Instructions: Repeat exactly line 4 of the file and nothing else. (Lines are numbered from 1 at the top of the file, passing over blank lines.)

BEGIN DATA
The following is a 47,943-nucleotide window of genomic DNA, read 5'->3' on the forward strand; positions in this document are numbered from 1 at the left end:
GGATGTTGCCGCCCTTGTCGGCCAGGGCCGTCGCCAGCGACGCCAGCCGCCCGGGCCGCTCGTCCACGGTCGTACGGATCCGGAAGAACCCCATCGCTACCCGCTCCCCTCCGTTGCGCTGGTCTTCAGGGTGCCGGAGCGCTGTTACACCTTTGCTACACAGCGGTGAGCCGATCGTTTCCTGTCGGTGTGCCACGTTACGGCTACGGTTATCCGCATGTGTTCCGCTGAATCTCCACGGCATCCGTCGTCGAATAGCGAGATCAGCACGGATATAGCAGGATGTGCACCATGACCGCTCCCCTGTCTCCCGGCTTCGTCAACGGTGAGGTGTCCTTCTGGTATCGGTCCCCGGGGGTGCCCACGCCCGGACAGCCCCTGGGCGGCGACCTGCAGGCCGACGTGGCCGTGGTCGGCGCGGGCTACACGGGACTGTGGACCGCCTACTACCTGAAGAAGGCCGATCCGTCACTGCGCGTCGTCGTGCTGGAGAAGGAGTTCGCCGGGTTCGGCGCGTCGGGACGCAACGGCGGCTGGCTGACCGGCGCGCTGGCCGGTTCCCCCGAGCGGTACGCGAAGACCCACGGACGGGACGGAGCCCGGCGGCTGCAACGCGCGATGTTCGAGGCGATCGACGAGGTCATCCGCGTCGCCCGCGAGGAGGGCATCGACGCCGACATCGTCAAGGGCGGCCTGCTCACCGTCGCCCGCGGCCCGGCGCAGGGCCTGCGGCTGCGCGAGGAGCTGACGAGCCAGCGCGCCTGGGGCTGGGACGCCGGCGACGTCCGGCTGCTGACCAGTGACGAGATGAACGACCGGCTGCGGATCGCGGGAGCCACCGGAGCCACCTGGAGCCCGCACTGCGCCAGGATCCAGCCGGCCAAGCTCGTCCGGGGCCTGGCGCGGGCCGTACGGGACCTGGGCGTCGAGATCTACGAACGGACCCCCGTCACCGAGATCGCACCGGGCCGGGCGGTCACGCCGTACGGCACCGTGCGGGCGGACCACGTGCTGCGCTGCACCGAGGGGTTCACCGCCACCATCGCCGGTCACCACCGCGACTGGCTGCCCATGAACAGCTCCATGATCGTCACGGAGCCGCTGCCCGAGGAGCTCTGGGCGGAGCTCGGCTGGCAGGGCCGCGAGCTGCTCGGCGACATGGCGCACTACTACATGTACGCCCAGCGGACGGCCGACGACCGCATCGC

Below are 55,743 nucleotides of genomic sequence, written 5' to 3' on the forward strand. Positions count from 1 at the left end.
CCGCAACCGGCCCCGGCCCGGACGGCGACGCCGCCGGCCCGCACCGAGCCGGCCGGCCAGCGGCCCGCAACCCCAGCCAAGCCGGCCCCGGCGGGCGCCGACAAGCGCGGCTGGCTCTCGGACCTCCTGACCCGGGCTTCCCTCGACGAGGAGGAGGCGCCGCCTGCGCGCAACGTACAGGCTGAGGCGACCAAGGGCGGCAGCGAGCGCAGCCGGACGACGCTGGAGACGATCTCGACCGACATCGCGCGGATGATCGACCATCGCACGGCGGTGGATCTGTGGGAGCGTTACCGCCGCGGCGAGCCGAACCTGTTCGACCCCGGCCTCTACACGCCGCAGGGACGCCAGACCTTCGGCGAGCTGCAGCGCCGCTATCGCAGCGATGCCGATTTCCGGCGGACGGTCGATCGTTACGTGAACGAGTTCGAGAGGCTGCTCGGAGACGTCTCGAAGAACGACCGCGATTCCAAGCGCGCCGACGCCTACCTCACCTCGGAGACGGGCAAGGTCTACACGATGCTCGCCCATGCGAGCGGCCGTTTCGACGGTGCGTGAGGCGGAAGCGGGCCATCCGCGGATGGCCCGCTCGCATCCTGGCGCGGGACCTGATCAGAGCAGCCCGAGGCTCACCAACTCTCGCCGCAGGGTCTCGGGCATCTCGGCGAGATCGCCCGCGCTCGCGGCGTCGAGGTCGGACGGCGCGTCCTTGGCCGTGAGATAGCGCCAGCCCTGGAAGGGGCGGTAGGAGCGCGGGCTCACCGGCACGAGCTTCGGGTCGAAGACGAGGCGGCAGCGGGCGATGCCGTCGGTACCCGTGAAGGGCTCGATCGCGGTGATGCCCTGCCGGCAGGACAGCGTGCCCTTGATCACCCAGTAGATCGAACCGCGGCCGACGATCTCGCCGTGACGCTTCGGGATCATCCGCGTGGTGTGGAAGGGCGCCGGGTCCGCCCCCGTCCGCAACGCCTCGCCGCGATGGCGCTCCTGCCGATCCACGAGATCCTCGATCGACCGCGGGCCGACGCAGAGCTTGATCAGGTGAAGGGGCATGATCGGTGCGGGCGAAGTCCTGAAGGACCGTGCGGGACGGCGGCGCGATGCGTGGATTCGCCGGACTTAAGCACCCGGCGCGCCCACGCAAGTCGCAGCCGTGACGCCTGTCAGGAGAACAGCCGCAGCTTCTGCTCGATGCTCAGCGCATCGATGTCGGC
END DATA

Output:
CCGCAACCGGCCCCGGCCCGGACGGCGACGCCGCCGGCCCGCACCGAGCCGGCCGGCCAGCGGCCCGCAACCCCAGCCAAGCCGGCCCCGGCGGGCGCCGACAAGCGCGGCTGGCTCTCGGACCTCCTGACCCGGGCTTCCCTCGACGAGGAGGAGGCGCCGCCTGCGCGCAACGTACAGGCTGAGGCGACCAAGGGCGGCAGCGAGCGCAGCCGGACGACGCTGGAGACGATCTCGACCGACATCGCGCGGATGATCGACCATCGCACGGCGGTGGATCTGTGGGAGCGTTACCGCCGCGGCGAGCCGAACCTGTTCGACCCCGGCCTCTACACGCCGCAGGGACGCCAGACCTTCGGCGAGCTGCAGCGCCGCTATCGCAGCGATGCCGATTTCCGGCGGACGGTCGATCGTTACGTGAACGAGTTCGAGAGGCTGCTCGGAGACGTCTCGAAGAACGACCGCGATTCCAAGCGCGCCGACGCCTACCTCACCTCGGAGACGGGCAAGGTCTACACGATGCTCGCCCATGCGAGCGGCCGTTTCGACGGTGCGTGAGGCGGAAGCGGGCCATCCGCGGATGGCCCGCTCGCATCCTGGCGCGGGACCTGATCAGAGCAGCCCGAGGCTCACCAACTCTCGCCGCAGGGTCTCGGGCATCTCGGCGAGATCGCCCGCGCTCGCGGCGTCGAGGTCGGACGGCGCGTCCTTGGCCGTGAGATAGCGCCAGCCCTGGAAGGGGCGGTAGGAGCGCGGGCTCACCGGCACGAGCTTCGGGTCGAAGACGAGGCGGCAGCGGGCGATGCCGTCGGTACCCGTGAAGGGCTCGATCGCGGTGATGCCCTGCCGGCAGGACAGCGTGCCCTTGATCACCCAGTAGATCGAACCGCGGCCGACGATCTCGCCGTGACGCTTCGGGATCATCCGCGTGGTGTGGAAGGGCGCCGGGTCCGCCCCCGTCCGCAACGCCTCGCCGCGATGGCGCTCCTGCCGATCCACGAGATCCTCGATCGACCGCGGGCCGACGCAGAGCTTGATCAGGTGAAGGGGCATGATCGGTGCGGGCGAAGTCCTGAAGGACCGTGCGGGACGGCGGCGCGATGCGTGGATTCGCCGGACTTAAGCACCCGGCGCGCCCACGCAAGTCGCAGCCGTGACGCCTGTCAGGAGAACAGCCGCAGCTTCTGCTCGATGCTCAGCGCATCGATGTCGGC